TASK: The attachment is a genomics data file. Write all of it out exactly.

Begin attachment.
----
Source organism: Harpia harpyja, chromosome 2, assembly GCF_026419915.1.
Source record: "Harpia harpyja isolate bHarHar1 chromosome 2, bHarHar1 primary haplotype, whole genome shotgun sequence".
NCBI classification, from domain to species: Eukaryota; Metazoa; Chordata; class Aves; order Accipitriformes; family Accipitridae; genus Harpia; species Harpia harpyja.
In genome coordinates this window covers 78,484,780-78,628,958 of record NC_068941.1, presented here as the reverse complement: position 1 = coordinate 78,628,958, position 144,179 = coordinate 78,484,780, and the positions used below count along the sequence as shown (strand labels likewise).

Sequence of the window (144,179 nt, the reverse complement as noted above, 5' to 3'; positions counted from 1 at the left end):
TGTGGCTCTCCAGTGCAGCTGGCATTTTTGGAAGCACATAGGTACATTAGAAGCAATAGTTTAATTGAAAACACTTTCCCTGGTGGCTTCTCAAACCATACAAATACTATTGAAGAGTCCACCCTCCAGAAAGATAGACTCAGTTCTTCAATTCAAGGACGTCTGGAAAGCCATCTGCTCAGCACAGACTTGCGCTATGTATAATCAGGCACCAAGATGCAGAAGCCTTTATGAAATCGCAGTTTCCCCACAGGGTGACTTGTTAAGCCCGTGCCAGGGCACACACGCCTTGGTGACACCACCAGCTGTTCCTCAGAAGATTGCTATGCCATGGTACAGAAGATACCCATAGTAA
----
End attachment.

Source organism: Harpia harpyja, chromosome 2, assembly GCF_026419915.1.
Source record: "Harpia harpyja isolate bHarHar1 chromosome 2, bHarHar1 primary haplotype, whole genome shotgun sequence".
NCBI classification, from domain to species: Eukaryota; Metazoa; Chordata; class Aves; order Accipitriformes; family Accipitridae; genus Harpia; species Harpia harpyja.
In genome coordinates this window covers 78,484,780-78,628,958 of record NC_068941.1, presented here as the reverse complement: position 1 = coordinate 78,628,958, position 144,179 = coordinate 78,484,780, and the positions used below count along the sequence as shown (strand labels likewise).

Sequence of the window (144,179 nt, the reverse complement as noted above, 5' to 3'; positions counted from 1 at the left end):
TGTGGCTCTCCAGTGCAGCTGGCATTTTTGGAAGCACATAGGTACATTAGAAGCAATAGTTTAATTGAAAACACTTTCCCTGGTGGCTTCTCAAACCATACAAATACTATTGAAGAGTCCACCCTCCAGAAAGATAGACTCAGTTCTTCAATTCAAGGACGTCTGGAAAGCCATCTGCTCAGCACAGACTTGCGCTATGTATAATCAGGCACCAAGATGCAGAAGCCTTTATGAAATCGCAGTTTCCCCACAGGGTGACTTGTTAAGCCCGTGCCAGGGCACACACGCCTTGGTGACACCACCAGCTGTTCCTCAGAAGATTGCTATGCCATGGTACAGAAGATACCCATAGTAA